He cut, as they say, a striking rather than handsome figure: tall, without the required chiseled proportions; icy blue eyes, which shifted rather than stared; lips too full, face too pale, nose too round for a female’s fancy; with a great shock of salt-and-pepper hair, more fitting to a well-seasoned philosophy professor than an idealistic thirty-something trying to be taken seriously. His physical appearance was made irrelevant, however, when he opened his mouth and began to speak. The stereotypically Irish gift of gab had passed in abundance from his ancestors, to settle, nay, ignite in his own personality. The warm, round brogue of — County resonated as strongly and fervently as his words. He spoke of people, politics, morals and men, in terms of absolutes, ambitions, ideals, and principles. His absolutes were divine absolutes of God and reality; his ideals those of a patriot-martyr; his ambitions, the ambitions of a romantic or transcendentalist; his principles, the principles of a man with no practical application or experience whatsoever. Unlike the kindly Protestant or the diplomatic atheist, who base their lives on the virtues of skeptical reason and irrational skepticism respectively, this man based his life on the unshakable belief in his Faith — with the emphasis on ‘his.’


Sonnet #1

As a wistful whispering planet whirls

Alone along an overwhelming ring

Around a wide trajectory, a-swirl

The effervescent sun — a-shimmering

At center of the universe — and no

Reliance thus upon another star,

But solitary in its spinning slow,

Content to sing is canticle afar —

So I, in inky ilk, attempt to trace

Some semblance of your grand reality,

To gather glimpses of your hidden face,

To follow far, from fen to furthest sea.

My words, I fear, fall short of all I mean,

Although I follow with my steps unseen.

Everything I need to know about romance, I learned from Tolkien (part I): Introduction

While We're Paused...

Map of Lothlorien Looking for love? Consider a visit to fair Lothlórien. With undying grass, and elanor, and niphredil about the feet, who knows what fancies may arise in the heart?

When I was a boy I spent absurd amounts of time devouring the works of J. R. R. Tolkien. In those happy hours I learned much about Northern courage, eucatastrophe, the value of mercy, woodcraft, how to talk to dragons (riddling talk, don’t reveal your proper name, don’t make fun until you’re out of the dragon’s fire-breathing range) and the handiness of Elf-swords in tight spots. And, though I was too young to appreciate it, in the process I also imbibed much – everything I needed to know, in fact – about romance.

Does that surprise you? It shouldn’t. Tolkien’s surface may have appeared curmudgeon-ish, but at heart he was a hopeless romantic. And Arda, Tolkien’s sub-creation, reflects the character of her…

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There are various Pinterest quotations about writing, which tell us that writing is about discipline; and so it is. They tell us writing is about one word at a time, just getting it down on paper; and so it is. But some of them say that you have to force yourself to write the scenes you don’t like, the boring scenes, the in-between scenes.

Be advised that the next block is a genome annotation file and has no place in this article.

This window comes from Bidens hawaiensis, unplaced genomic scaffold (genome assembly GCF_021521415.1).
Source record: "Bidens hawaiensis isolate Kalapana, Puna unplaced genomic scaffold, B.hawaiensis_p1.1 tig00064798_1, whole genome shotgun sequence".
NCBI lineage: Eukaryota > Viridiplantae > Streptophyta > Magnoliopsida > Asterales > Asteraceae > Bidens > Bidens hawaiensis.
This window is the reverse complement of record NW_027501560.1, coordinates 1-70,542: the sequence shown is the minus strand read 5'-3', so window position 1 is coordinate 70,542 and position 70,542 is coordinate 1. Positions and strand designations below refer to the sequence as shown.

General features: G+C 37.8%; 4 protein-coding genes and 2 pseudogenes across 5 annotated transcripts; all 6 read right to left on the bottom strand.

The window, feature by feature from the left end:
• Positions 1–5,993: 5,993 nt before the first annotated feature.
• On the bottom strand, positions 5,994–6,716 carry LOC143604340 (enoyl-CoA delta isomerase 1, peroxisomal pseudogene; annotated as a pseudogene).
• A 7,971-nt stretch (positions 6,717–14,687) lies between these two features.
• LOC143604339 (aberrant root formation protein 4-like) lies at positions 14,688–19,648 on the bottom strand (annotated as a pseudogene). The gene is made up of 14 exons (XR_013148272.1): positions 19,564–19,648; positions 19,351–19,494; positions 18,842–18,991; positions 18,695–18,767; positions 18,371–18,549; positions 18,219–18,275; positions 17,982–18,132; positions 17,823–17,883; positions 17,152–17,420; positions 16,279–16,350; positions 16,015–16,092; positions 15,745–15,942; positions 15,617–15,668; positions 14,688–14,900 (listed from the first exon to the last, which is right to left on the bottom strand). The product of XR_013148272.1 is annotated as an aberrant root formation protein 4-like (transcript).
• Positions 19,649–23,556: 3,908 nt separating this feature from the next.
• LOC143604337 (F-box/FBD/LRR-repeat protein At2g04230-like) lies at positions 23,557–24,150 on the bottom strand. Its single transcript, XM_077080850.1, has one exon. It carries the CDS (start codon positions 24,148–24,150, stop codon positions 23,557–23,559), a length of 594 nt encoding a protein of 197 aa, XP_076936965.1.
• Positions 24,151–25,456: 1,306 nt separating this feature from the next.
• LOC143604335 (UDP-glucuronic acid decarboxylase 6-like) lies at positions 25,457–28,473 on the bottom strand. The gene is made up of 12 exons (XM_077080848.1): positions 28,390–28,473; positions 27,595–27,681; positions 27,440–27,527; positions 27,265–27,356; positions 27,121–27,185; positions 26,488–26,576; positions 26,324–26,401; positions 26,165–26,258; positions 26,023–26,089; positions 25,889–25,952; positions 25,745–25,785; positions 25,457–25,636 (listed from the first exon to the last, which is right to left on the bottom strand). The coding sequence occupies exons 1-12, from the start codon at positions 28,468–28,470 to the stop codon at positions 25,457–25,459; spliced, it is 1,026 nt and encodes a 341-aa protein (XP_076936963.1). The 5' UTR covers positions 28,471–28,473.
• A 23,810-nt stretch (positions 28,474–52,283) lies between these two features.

I disagree. You shouldn’t have those scenes in your book. 

Don’t write it if it’s boring. Who would want to read it? If a scene is dull, dragging on, redundant, chuck it! Write something new; combine scenes; write over it. Make it dialogue instead of description; give us a picture instead of a pause. So you have to give someone’s backstory? Give it in flashback; have someone (an unreliable narrator perhaps?) describe it. Make your story interesting; make every scene count.

There’s a difference between discipline (writing *when* you don’t want to write) and dullness (writing *what* you don’t want to write). Write! Always write! But write with a reason. 


Greetings, one and all. Dare I squeeze the truth and beg of it an ambiguous excuse? Better not. My absence on this blog has no real reason beyond the human shortcomings well known to all of us.

That said, I have just been challenged (in a manner of speaking) to my writing resolution of the New Year.

On Pinterest, I found a quotation: “Tomorrow is the first blank page of a 365-page book. Write a good one.” Naturally, Pinterest means this as a vaguely motivational message, for us all to eat more healthily and blog more frequently and read more philosophically and act more charitably and be better generally. As a writer, however, I cannot pass up the prompt. 

Today I write the first page in a 365-page book, which will end on December 31 2014. For 365 days, I will write one page a day, and where ever the story leads, I will follow. One page a day, no more, no less; a believably feasible resolution, I think?

Anyone else looking for a challenge?